The Challenges of Produce Transportation Remain

External factors such as the weather and shrinking demand in an economy that is simultaneously experiencing a tight labor market, inflation and a slowing growth, will have an unforeseen impact on the produce transportation market.

More freight is being pushed to contract carriers, out of spot market.

Originally printed in the May 2023 issue of Produce Business.

Produce transportation has faced a sequence of challenges since the COVID-19 pandemic, with labor and fuel prices among the difficulties that have rattled the sector and have yet to fully resolve themselves.

Fuel prices, while past peak, remain high and have recently sparked shortable concerns. Labor still is in short supply, and competition for truckers has become so intense that Walmart initiated a program that allows any of its workers to apply for driver training.

Companies that purchased equipment, often at inflated prices, and entered the spot market during the period of trucking shortage a couple of years ago have been consolidating or even pulling up stakes.

Recently, Bob Costello, chief economist at the American Trucking Association (ATA), Washington, D.C., says tonnage in the contract market had been gaining at a nice clip, as market shifts occur.

“I suspect some of the gain is attributable to capacity coming out of the network, especially carriers that primarily operate in the spot market and/or bought expensive used equipment in the last couple of years. This would push more freight to contract carriers.”

As part of the ATA’s trucking assessment for February 2023, the latest published, Costello pointed to gains in the organization’s For-Hire Truck Tonnage Index, which is dominated by contract, as opposed to spot market freight.

“Tonnage has increased sequentially for the last three months, totaling 2.9%. As a result, the index is just 0.3% below the recent high in September,” says Costello. “The fact that our index is growing sequentially and on a year-over-year basis demonstrates that contract freight continues to hold up at high levels,” he says.

ATA’s advanced seasonally adjusted For-Hire Truck Tonnage Index rose 1.2% in February after gaining 0.6% in January. In February, the index equaled 118.4, and 117 in January, with 100 equaling 2015 tonnage.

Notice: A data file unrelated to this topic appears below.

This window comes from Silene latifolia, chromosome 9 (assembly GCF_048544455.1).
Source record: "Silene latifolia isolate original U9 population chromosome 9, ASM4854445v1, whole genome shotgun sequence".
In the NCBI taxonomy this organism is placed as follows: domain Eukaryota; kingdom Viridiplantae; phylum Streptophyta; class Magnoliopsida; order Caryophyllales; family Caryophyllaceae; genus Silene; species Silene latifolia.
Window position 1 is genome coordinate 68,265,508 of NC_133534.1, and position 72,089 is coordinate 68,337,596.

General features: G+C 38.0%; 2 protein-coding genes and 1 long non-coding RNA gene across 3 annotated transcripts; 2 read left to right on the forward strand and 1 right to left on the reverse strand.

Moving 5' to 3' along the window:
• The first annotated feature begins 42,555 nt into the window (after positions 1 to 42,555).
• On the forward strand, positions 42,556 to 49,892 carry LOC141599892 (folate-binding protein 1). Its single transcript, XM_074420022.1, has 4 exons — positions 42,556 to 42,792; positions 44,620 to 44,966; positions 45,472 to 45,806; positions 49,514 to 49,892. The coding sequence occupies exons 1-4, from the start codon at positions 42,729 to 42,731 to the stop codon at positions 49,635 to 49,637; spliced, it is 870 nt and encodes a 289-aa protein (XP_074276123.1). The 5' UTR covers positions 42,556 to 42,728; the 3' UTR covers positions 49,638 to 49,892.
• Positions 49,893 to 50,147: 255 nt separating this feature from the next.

“Looking ahead, we continue to see evidence the inventory cycle is improving, which means bloated stocks will stop being a headwind and eventually help truck freight volumes,” Costello points out. “Increased infrastructure spending will also boost volumes heading into the summer months.


Fred Plotsky, president, Cool Runnings, Kenosha, WI, said a critical concern of the produce transportation sector is emerging at the grower level.

“The biggest issue is crop availability, which leads, in turn, to freight rates,” he says. “It’s getting so cutthroat that trucks are operating at a loss, but not so great a loss that it is better to park a truck. But I’ve seen trucking companies go out of business that I never thought would.”

Trucking companies that began at the height of the freight rates pushed to peaks by driver shortages and other pandemic-related factors are particularly susceptible to failure, Plotsky points out, given they spent too much on equipment and developed business models based on freight rates that have come down significantly.

Now, he says, external factors such as the weather situation in California (and which crops might be pressured by the heavy rainfall), and shrinking demand in an economy that is simultaneously experiencing a tight labor market, inflation and a slowing growth, will have an unforeseen impact on the produce transportation market.

TransLoop, Chicago, founded in 2019, is among an emerging group of tech-driven logistics companies. And TransLoop Director of Sales Chris Sujka agrees that capacity is falling. He points to low current freight rates and high insurance as contributing factors to owner-operators facing fading profits and even parking their trucks. Still, conditions in the western United States weigh on his mind.

Regardless of weather, technology or rates, produce transportation is a relationship business.

“One of our biggest concerns is how capacity will be affected with the delayed start in Salinas Valley (CA),” he says. “Will trucks stay in Arizona longer? Will they move elsewhere? We want to strategically set up our carriers to be successful, along with supporting our partners.”

Although his company is part of the business that’s bringing new technology to the produce transportation marketplace, Syed Aman, co-founder and chief executive of HWY Haul, Santa Clara, CA, says the current marketplace has been subject to four years of unprecedented turmoil and has yet to reach an equilibrium. His tech-powered digital brokerage, founded in 2018, uses its proprietary platform to link shippers and receivers, Aman says, and is prepared to confront the challenges that come with its core businesses of moving perishable products.

“We’re rolling with the punches,” he says.

Evan Kazan, vice president at Target Interstate Systems, Bronx, NY, agrees the immediate outlook for the produce transportation isn’t clear, but that freight rates may be subject to some immediate volatility.

“Traditionally, during transition from southern California to northern California, product availability is short since neither region is in full swing,” he says. “It also causes rises in freight rates because the consolidation of trucks also gets spread out, and usually there are not enough trucks in either areas to fulfill demand. In addition, the customers need to add more pickups in varying areas to put together full truckloads, also increasing rates.”

Kazan says the heavy rains and weather in California could change that transition as well as create a gap for the start of the summer season. “If that happens, one benefit for truckers is, when volume is down, and product is expensive, things largely go truck instead of rail.”

Otherwise he says, the availability of trucks had been plentiful for the six-month period through March, with only occasional pockets of tight capacity.